The Abington Memory Center cares for those with any problems with memory or cognition.

Mild memory problems and forgetting can be easily overlooked. We provide diagnosis, treatment, and help for those suffering memory or cognitive losses as they get older. We care for patients with neurodegenerative conditions that present with cognitive problems. Practicing medicine is the foundation of what we do; through clinical trials, we build a future of better treatments.

We specialize in treating patients with:
  • Memory loss
  • Mild Cognitive Impairment
  • Dementia
  • Cognitive dysfunction
  • Alzheimer’s disease
  • Dementia with Lewy Bodies
  • Frontal-Temporal Dementia
Abington Memory Center provides:
  • Assessment, evaluation, and diagnostic workup
  • Caregiver education
  • Medication and behavioral management for problems and distress
  • Treatment recommendations
  • Psychosocial support for caregivers
  • Opportunities to participate in research studies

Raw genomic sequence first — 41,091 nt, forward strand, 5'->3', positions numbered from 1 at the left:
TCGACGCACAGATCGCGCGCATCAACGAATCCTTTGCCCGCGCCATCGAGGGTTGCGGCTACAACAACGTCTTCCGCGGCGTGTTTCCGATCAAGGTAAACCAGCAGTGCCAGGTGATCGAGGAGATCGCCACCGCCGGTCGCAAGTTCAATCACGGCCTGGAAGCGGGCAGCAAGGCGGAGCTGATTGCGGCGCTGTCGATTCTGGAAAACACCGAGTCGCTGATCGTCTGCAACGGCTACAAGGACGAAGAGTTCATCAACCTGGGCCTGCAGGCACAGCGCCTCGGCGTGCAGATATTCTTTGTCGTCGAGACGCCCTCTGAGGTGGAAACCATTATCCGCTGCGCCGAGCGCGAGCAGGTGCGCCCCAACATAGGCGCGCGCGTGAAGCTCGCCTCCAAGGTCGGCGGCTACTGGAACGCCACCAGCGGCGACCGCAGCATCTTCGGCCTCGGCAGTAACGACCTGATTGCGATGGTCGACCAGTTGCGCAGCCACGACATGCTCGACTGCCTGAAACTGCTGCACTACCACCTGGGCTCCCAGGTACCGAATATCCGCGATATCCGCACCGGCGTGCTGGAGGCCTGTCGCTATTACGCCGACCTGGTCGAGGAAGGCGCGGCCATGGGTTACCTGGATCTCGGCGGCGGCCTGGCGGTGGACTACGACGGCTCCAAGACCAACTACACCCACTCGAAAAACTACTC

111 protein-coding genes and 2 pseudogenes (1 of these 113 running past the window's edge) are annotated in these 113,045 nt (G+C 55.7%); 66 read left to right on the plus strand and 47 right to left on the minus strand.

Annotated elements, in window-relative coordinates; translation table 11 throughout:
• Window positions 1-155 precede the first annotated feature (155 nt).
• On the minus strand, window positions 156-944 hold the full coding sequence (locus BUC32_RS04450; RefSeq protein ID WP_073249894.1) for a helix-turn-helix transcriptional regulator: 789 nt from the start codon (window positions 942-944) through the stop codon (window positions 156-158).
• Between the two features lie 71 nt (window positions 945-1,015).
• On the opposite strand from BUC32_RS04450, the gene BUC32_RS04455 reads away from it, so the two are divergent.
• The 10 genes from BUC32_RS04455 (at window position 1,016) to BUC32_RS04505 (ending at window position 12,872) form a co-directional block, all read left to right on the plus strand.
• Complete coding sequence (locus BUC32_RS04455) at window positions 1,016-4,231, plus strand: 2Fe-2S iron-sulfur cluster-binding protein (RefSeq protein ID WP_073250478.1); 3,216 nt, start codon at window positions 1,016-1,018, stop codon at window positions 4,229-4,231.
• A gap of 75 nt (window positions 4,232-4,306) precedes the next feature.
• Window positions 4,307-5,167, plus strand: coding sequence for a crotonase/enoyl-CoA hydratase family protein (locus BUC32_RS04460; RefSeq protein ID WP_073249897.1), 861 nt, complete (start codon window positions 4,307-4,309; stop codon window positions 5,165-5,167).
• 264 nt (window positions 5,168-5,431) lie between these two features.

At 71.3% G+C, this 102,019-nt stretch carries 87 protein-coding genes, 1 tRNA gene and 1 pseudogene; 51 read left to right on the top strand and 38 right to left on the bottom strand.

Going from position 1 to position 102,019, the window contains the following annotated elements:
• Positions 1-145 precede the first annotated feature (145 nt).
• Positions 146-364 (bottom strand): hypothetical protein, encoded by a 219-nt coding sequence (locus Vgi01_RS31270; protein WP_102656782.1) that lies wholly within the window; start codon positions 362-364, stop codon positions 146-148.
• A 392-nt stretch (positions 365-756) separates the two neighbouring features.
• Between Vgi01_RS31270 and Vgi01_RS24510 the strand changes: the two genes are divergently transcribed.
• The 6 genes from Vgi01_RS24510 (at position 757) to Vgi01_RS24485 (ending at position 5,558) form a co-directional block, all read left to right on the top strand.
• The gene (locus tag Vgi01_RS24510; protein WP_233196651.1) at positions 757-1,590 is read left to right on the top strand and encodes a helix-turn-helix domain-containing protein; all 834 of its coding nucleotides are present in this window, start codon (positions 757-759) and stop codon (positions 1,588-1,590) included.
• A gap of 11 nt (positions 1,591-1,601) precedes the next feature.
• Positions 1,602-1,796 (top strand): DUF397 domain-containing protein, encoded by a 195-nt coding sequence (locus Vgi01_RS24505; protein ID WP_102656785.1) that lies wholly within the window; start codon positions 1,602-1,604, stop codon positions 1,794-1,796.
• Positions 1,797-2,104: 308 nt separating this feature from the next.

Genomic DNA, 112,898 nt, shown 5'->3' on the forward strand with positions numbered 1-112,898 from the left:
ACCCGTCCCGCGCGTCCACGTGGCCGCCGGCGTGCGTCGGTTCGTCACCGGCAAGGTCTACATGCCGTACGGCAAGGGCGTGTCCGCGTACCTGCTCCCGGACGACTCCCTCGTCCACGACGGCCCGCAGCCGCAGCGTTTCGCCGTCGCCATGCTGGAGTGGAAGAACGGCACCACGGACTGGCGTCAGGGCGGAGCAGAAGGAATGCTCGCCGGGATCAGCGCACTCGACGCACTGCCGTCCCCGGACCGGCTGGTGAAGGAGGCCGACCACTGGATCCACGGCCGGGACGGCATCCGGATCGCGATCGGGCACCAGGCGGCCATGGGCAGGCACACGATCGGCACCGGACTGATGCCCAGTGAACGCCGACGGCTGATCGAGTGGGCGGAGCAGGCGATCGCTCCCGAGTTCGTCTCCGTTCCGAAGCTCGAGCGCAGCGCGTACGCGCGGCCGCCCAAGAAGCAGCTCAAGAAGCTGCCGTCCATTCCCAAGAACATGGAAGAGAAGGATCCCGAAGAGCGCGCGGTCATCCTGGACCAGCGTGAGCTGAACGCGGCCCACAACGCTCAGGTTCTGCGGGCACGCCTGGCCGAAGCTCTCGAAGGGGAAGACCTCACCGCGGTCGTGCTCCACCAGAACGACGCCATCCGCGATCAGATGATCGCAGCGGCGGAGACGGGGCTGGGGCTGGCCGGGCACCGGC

We understand the importance of daily care for those with memory and cognitive issues. We recommend SarahCare, an adult day health care company dedicated to providing a safe and comfortable environment for seniors. Click here to contact SarahCare.

Dr. Weisman serves as director of ANA’s Clinical Research Center and Memory Center. He has been a leading trialist in Alzheimer’s disease research for more than a decade. He developed novel clinical testing, symptom capture methodologies, and conducted many therapeutic trials at the site level.

He received his B.A. in philosophy from Franklin and Marshall and medical degree from Penn State. After an internship in San Francisco, he completed his residency at Yale where he served as chief resident. He then completed fellowship training with Dr. Thal at UCSD, helping to conduct clinical trials at the Alzheimer’s Disease Cooperative Study, and conducting pathology studies in Alzheimer’s disease and Dementia with Lewy Bodies.

Dr. Weisman’s work focuses on patients, conducting clinical trials, and developing evaluations to better allow for early detection of Mild Cognitive Impairment and Alzheimer’s disease.